I have the school standards handy, but not the homeschool ones.

TexasDude's avatar

@Rarebear, I wouldn’t be happy with it, but it’s not my place to make the rules to what they should and shouldn’t believe. Like @Mrltty said, colleges will weed out the kids who are substandard.

talljasperman's avatar

@Rarebear Diploma Exams and social workers…two parents in canada lost their kids for leting them wear swastikas to school…personaly I would want to teach my children everything that I know but unfortunatly that would include the bad stuff too….Children should not be treated like potted plants…at the mercy of the gardener.

Rarebear's avatar

@keobooks Don’t knock yourself out. I’m just curious, thanks.

liminal's avatar

As a homeschooling parent, I rankle at the idea of being told what is best for my home and the children I love more than any legislation ever will.

Poor curriculum choices can be found in the home, private, and public school. One only needs to stick around fluther for a week to understand that people learn crazy stuff.

What most disturbs me about the article you linked is the mom who taught her son about creationism as a way to disprove environmentalism. The pedagogy of “learn this so you can disprove that” seems like brainwashing rather than education.

Any system of education (whether in the home or in an institution) has the potentiality to mislead the student and I don’t think dictating what should be taught can change that reality.

If only we could figure out how to dictate that all educational environments hold critical reason over data gorging and blind acceptance, then, I may be willing to put some of my ‘rankle’ aside.

TexasDude's avatar

@liminal, GA, thanks for your perspective. Alot of people jump to the conclusion that all homeschool parents and children are dark ages Christians who don’t believe in dinosaurs, but that’s really just a stupid stereotype. The public school system is pretty “durr” nowadays, so I don’t blame alot of parents for wanting to homeschool, and many, many homeschooled kids are very bright and well-adjusted.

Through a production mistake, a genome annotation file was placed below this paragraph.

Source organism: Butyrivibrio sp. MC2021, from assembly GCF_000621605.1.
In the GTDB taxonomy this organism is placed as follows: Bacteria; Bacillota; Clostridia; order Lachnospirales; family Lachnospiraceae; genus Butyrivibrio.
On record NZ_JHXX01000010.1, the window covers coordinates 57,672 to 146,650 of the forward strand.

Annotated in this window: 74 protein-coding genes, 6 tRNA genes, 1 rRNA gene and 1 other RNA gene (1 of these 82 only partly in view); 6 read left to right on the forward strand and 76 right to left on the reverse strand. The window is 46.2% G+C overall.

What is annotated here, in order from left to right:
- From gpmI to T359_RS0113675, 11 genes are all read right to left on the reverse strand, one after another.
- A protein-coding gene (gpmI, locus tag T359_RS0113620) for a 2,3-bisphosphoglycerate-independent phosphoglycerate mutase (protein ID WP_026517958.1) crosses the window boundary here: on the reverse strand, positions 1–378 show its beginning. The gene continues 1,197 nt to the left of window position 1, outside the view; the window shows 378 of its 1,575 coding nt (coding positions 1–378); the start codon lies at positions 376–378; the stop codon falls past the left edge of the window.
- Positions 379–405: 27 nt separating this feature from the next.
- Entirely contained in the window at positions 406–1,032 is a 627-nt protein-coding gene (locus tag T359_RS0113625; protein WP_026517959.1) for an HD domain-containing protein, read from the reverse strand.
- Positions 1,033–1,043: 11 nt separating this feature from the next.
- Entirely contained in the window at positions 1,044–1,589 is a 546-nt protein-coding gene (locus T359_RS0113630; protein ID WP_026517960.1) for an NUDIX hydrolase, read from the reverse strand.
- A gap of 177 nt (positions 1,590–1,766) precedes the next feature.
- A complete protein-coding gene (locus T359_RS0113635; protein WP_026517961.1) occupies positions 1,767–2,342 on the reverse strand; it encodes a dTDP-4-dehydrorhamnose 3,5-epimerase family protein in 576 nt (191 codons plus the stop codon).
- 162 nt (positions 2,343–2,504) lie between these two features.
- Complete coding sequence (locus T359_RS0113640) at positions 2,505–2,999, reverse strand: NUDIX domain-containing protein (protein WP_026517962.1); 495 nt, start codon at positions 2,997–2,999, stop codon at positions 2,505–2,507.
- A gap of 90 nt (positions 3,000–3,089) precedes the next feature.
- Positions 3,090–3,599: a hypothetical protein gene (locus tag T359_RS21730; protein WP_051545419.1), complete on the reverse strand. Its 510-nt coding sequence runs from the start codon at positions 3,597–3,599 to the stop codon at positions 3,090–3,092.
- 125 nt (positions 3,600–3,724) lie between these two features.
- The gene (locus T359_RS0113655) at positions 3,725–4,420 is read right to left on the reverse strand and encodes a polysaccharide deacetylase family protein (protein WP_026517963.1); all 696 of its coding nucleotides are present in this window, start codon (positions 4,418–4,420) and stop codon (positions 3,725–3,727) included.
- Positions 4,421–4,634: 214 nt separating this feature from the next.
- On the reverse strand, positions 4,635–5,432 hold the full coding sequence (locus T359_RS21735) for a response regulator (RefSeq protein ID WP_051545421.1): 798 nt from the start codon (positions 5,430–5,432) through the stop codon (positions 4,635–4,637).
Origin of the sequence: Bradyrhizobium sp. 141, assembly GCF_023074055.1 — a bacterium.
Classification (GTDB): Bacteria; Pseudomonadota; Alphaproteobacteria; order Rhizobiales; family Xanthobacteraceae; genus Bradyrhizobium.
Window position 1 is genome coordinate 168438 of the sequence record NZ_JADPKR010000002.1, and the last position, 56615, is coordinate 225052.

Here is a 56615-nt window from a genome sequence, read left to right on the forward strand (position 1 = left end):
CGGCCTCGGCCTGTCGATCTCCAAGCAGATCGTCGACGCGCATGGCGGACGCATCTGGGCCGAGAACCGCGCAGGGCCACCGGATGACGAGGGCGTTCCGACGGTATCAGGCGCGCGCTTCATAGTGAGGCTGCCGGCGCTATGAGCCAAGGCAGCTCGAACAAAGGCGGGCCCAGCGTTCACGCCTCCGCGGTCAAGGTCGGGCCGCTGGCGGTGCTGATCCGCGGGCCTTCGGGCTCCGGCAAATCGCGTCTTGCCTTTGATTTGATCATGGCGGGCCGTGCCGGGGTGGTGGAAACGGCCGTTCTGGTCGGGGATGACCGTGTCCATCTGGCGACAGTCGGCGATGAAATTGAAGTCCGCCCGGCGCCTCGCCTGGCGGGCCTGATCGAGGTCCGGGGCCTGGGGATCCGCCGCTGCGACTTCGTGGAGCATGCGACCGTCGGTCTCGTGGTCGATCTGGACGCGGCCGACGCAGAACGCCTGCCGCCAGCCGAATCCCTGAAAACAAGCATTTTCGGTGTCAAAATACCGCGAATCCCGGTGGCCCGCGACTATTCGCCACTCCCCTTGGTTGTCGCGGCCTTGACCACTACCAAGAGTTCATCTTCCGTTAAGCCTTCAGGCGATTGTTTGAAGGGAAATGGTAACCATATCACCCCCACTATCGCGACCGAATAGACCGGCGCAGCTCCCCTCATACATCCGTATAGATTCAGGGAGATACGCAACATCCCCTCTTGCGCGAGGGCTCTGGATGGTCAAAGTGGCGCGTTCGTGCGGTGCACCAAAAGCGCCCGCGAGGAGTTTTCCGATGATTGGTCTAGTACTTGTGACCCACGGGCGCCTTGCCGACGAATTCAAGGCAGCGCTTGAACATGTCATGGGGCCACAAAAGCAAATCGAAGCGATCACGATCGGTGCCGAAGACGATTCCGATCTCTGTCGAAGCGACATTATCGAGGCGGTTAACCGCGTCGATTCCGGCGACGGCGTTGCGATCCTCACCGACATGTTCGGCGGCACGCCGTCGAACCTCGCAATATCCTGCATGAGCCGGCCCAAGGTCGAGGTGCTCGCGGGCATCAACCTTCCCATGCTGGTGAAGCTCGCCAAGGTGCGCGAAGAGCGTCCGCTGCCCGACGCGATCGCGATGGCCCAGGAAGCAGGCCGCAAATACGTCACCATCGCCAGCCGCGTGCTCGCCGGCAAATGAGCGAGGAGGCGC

Rarebear's avatar

@liminal Terrific answer, thanks. I’m not opposed to homeschooling at all, mind you, I’m opposed to homeschooling that teaches mythology as fact. A good friend of mine homeschools his daughter because she just wasn’t adjusting to public school.

So my question to you is did you need to pass any sort of certification or get inspected or anything? To whom are you accountable, if anybody?

liminal's avatar

@Fiddle_Playing_Creole_Bastard I agree.

@Rarebear I live in one of the most lax state in the US, they treat the homeschool as a private school charter. I haven’t had to go through any sort of certification. Technically, I am not accountable to anybody unless DCFS comes knocking on my door and if that happens I only need to show that I am offering reading, writing, and math. We purposefully involve ourselves in cooperatives and yearly evaluate if we can still meet our children’s needs.

I think California mandates that homeschool teachers be certified, I hope for their sake that also means they get some tax money back.

Rarebear's avatar

@liminal Tax money back? Not likely!

Thanks for your answer.

liminal's avatar

@Rarebear I know!

Here is a simple and easy chart for each state: (Looks like I was wrong about california.)

Response moderated (Writing Standards)
ruth4532's avatar

I think that home school is bad for the children